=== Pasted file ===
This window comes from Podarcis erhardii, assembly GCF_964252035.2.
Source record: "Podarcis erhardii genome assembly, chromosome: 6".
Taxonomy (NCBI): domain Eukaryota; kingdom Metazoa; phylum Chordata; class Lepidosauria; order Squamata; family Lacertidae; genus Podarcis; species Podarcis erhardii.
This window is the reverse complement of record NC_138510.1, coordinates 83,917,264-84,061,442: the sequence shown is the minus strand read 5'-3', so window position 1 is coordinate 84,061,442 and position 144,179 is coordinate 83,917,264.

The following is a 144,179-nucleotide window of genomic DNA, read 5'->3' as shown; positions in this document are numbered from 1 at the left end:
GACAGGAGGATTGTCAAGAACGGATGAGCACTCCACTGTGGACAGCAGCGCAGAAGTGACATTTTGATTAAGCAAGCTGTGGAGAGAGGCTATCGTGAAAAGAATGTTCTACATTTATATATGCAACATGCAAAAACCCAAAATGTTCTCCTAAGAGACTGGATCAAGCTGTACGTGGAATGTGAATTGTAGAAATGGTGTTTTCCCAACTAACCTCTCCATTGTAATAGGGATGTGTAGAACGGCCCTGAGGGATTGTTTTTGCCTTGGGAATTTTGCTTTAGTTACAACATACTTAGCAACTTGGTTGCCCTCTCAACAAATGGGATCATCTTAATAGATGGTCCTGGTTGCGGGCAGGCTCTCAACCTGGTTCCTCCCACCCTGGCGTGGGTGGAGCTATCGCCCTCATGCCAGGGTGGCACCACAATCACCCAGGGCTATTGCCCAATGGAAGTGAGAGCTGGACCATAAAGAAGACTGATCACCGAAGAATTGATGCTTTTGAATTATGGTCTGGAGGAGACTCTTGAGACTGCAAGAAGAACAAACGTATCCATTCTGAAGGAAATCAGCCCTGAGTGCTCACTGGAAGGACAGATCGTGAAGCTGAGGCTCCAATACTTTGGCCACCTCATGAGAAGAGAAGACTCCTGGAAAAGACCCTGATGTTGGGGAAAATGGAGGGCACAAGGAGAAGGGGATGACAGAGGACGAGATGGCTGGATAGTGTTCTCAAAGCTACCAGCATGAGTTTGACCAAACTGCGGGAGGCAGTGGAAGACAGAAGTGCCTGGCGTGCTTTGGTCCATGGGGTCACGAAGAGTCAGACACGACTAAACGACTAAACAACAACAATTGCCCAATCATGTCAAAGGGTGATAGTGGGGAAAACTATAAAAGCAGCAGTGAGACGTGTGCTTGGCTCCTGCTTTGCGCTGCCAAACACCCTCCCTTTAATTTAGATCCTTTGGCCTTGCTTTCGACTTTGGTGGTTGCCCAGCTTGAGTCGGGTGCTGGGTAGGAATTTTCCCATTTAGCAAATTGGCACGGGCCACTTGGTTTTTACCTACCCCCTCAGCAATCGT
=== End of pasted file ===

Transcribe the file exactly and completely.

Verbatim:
This window comes from Podarcis erhardii, assembly GCF_964252035.2.
Source record: "Podarcis erhardii genome assembly, chromosome: 6".
Taxonomy (NCBI): domain Eukaryota; kingdom Metazoa; phylum Chordata; class Lepidosauria; order Squamata; family Lacertidae; genus Podarcis; species Podarcis erhardii.
This window is the reverse complement of record NC_138510.1, coordinates 83,917,264-84,061,442: the sequence shown is the minus strand read 5'-3', so window position 1 is coordinate 84,061,442 and position 144,179 is coordinate 83,917,264.

The following is a 144,179-nucleotide window of genomic DNA, read 5'->3' as shown; positions in this document are numbered from 1 at the left end:
GACAGGAGGATTGTCAAGAACGGATGAGCACTCCACTGTGGACAGCAGCGCAGAAGTGACATTTTGATTAAGCAAGCTGTGGAGAGAGGCTATCGTGAAAAGAATGTTCTACATTTATATATGCAACATGCAAAAACCCAAAATGTTCTCCTAAGAGACTGGATCAAGCTGTACGTGGAATGTGAATTGTAGAAATGGTGTTTTCCCAACTAACCTCTCCATTGTAATAGGGATGTGTAGAACGGCCCTGAGGGATTGTTTTTGCCTTGGGAATTTTGCTTTAGTTACAACATACTTAGCAACTTGGTTGCCCTCTCAACAAATGGGATCATCTTAATAGATGGTCCTGGTTGCGGGCAGGCTCTCAACCTGGTTCCTCCCACCCTGGCGTGGGTGGAGCTATCGCCCTCATGCCAGGGTGGCACCACAATCACCCAGGGCTATTGCCCAATGGAAGTGAGAGCTGGACCATAAAGAAGACTGATCACCGAAGAATTGATGCTTTTGAATTATGGTCTGGAGGAGACTCTTGAGACTGCAAGAAGAACAAACGTATCCATTCTGAAGGAAATCAGCCCTGAGTGCTCACTGGAAGGACAGATCGTGAAGCTGAGGCTCCAATACTTTGGCCACCTCATGAGAAGAGAAGACTCCTGGAAAAGACCCTGATGTTGGGGAAAATGGAGGGCACAAGGAGAAGGGGATGACAGAGGACGAGATGGCTGGATAGTGTTCTCAAAGCTACCAGCATGAGTTTGACCAAACTGCGGGAGGCAGTGGAAGACAGAAGTGCCTGGCGTGCTTTGGTCCATGGGGTCACGAAGAGTCAGACACGACTAAACGACTAAACAACAACAATTGCCCAATCATGTCAAAGGGTGATAGTGGGGAAAACTATAAAAGCAGCAGTGAGACGTGTGCTTGGCTCCTGCTTTGCGCTGCCAAACACCCTCCCTTTAATTTAGATCCTTTGGCCTTGCTTTCGACTTTGGTGGTTGCCCAGCTTGAGTCGGGTGCTGGGTAGGAATTTTCCCATTTAGCAAATTGGCACGGGCCACTTGGTTTTTACCTACCCCCTCAGCAATCGT